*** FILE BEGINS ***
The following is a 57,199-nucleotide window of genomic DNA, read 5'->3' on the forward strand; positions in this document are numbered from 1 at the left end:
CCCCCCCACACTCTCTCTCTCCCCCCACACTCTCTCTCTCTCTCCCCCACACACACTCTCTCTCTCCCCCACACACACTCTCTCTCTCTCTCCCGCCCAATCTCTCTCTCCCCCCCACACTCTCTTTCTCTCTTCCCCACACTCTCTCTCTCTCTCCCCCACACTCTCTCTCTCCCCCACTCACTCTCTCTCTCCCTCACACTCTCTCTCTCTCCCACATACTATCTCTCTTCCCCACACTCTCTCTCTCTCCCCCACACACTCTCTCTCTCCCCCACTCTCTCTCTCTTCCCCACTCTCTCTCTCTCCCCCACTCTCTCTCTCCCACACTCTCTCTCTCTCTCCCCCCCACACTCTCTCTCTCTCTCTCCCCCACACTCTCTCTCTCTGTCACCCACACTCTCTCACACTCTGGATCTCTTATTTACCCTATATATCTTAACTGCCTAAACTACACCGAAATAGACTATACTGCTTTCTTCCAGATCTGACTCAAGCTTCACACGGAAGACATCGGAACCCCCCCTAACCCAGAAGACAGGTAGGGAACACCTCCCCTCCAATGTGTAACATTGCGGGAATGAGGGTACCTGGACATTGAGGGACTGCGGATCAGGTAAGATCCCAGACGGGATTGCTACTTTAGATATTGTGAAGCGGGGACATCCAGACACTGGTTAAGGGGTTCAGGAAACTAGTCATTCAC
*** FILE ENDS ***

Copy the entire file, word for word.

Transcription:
The following is a 57,199-nucleotide window of genomic DNA, read 5'->3' on the forward strand; positions in this document are numbered from 1 at the left end:
CCCCCCCACACTCTCTCTCTCCCCCCACACTCTCTCTCTCTCTCCCCCACACACACTCTCTCTCTCCCCCACACACACTCTCTCTCTCTCTCCCGCCCAATCTCTCTCTCCCCCCCACACTCTCTTTCTCTCTTCCCCACACTCTCTCTCTCTCTCCCCCACACTCTCTCTCTCCCCCACTCACTCTCTCTCTCCCTCACACTCTCTCTCTCTCCCACATACTATCTCTCTTCCCCACACTCTCTCTCTCTCCCCCACACACTCTCTCTCTCCCCCACTCTCTCTCTCTTCCCCACTCTCTCTCTCTCCCCCACTCTCTCTCTCCCACACTCTCTCTCTCTCTCCCCCCCACACTCTCTCTCTCTCTCTCCCCCACACTCTCTCTCTCTGTCACCCACACTCTCTCACACTCTGGATCTCTTATTTACCCTATATATCTTAACTGCCTAAACTACACCGAAATAGACTATACTGCTTTCTTCCAGATCTGACTCAAGCTTCACACGGAAGACATCGGAACCCCCCCTAACCCAGAAGACAGGTAGGGAACACCTCCCCTCCAATGTGTAACATTGCGGGAATGAGGGTACCTGGACATTGAGGGACTGCGGATCAGGTAAGATCCCAGACGGGATTGCTACTTTAGATATTGTGAAGCGGGGACATCCAGACACTGGTTAAGGGGTTCAGGAAACTAGTCATTCAC